10 November 2015
Eva Vriezekolk
Eva Vriezekolk
Share
Tweet about this on Twitter0Share on LinkedIn0Share on Facebook0

Complex applications and websites (NN Group)

A trip report

I attended this two day training course about complex applications and websites of the Nielsen Norman Group in London (UK). I wanted to learn more about the various methods and techniques when you must deal with complex data visualization and user interface navigation for expert users.

Sunday (Day 1)

On the first day, the nature of typical complex applications and websites was explained, like enterprise software (e.g. calculating and paying salaries to 15,000 employees); domain-specific apps (e.g. engineers using satellite data) and rich internet applications (managing and sharing 5,000 digital images).

The teachers mentioned a lot of UX deliverables with the remark that these tools haven’t matured a lot in recent years. They provided tips to use them in an time where new development techniques and methods do develop a lot. Two tips: Make sure your deliverables contain enough details to test with experts and make sure usefulness (the added value of the application feature set) gets much more attention than usability (ease-of-use and efficiency of the application).

The teachers also mentioned some challenges and guiding principles designing for domain experts, like the fact that experts are way ahead in their domain and that they must look at the application at a detailed level to assess whether the features are meaningful or not.

They also talked about the positive and negative aspects of certain patterns en mentioned some focal points for installing a pattern library.

Monday (Day 2)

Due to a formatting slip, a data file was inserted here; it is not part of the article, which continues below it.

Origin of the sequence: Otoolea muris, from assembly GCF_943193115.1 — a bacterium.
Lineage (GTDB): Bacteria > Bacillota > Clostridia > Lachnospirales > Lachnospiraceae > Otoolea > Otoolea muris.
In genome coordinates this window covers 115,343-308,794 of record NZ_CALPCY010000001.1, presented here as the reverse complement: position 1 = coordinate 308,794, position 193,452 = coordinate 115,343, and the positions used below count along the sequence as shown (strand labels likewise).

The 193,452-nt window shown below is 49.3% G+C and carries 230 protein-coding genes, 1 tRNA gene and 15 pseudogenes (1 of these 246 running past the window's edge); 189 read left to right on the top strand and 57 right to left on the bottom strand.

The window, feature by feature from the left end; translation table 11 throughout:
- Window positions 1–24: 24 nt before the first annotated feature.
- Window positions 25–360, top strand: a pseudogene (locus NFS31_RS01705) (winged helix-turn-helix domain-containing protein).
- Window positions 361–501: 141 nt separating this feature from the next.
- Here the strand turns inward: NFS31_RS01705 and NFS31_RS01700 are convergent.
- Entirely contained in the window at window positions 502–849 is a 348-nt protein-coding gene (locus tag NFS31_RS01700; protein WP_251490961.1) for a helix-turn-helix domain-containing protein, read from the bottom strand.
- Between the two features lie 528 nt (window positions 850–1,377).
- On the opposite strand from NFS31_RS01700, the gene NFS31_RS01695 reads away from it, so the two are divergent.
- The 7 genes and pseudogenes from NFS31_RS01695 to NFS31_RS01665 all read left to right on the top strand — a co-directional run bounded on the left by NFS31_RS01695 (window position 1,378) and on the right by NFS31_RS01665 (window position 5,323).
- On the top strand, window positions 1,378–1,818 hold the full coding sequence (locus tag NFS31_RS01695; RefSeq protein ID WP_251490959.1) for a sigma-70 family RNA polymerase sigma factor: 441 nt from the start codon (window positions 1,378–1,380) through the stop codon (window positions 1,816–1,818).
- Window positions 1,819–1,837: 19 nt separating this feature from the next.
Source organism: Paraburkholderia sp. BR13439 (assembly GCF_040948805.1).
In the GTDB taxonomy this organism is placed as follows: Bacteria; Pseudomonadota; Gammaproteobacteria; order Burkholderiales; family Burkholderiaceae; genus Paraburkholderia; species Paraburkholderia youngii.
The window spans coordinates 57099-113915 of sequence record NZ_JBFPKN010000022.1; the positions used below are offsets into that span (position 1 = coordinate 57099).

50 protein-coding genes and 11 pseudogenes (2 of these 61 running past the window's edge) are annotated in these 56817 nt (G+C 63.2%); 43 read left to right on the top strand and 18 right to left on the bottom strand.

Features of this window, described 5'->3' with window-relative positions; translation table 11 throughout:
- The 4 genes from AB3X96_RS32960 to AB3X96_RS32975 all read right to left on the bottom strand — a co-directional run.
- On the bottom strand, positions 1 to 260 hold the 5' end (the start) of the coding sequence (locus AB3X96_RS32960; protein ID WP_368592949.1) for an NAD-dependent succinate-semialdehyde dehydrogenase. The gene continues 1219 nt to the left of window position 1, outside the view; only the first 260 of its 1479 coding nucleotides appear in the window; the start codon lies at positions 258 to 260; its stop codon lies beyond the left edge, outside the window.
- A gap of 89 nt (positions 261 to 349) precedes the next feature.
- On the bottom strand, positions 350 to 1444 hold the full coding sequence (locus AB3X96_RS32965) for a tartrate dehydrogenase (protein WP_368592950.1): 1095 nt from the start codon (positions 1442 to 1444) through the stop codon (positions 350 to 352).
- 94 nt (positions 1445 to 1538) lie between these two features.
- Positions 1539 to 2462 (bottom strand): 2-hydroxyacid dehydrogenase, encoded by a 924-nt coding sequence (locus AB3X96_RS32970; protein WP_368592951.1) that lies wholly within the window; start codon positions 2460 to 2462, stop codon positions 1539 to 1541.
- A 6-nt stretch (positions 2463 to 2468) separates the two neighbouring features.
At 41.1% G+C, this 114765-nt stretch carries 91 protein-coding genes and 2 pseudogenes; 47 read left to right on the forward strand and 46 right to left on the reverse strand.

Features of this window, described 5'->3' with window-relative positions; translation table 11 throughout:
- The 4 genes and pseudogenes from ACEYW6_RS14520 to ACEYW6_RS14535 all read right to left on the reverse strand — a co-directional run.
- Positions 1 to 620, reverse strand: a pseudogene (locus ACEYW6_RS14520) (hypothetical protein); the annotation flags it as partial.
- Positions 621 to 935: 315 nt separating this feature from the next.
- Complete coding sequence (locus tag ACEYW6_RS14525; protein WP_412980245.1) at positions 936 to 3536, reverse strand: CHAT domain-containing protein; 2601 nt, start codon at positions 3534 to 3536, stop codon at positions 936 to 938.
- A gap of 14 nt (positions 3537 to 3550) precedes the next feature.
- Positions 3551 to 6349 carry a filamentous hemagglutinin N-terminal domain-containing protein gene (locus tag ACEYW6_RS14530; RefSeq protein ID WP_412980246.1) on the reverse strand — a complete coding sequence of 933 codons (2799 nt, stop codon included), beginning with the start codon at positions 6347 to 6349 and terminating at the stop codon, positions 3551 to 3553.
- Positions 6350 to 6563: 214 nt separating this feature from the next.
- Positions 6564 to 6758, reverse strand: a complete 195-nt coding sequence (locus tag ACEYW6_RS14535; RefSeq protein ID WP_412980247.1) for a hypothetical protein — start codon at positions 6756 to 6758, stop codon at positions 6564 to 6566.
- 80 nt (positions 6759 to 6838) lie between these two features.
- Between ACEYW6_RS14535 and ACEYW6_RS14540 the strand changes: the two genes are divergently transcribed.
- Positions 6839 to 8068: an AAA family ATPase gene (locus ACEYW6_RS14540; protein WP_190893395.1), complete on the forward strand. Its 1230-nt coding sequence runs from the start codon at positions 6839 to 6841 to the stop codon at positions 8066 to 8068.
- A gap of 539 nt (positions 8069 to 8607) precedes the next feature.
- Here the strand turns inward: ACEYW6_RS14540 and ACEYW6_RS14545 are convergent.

In the morning session, the teachers provided tips on how to organize data with patterns-of-use: mapping behavior, tasks and activities of users, independent of technology. With mental modeling, the way users think about certain tasks or activities is mapped out. Domain experts often use multiple mental models. For this, they use the Sky Scraper Method, which is structured, simple and scalable.

In the afternoon session, they provided examples of navigation within large data sets, in-context help, entering and modifying data en data visualization. In fact, I was a little disappointed with the afternoon session, because not a lot of new things were presented. Some considerations for usability testing were discussed and a few visual design tips based upon the principles of Gestalt were shown.

What I thought of the conference?

The conference was well-organized in a professional way. But in general, I expected to learn much more on new ways to design complex applications with expert users. The most important conclusion is however, that the UX methods which are so familiar to most of us work very well for simple and complex applications.

Events (26), User experience (51)

Share
Tweet about this on Twitter0Share on LinkedIn0Share on Facebook0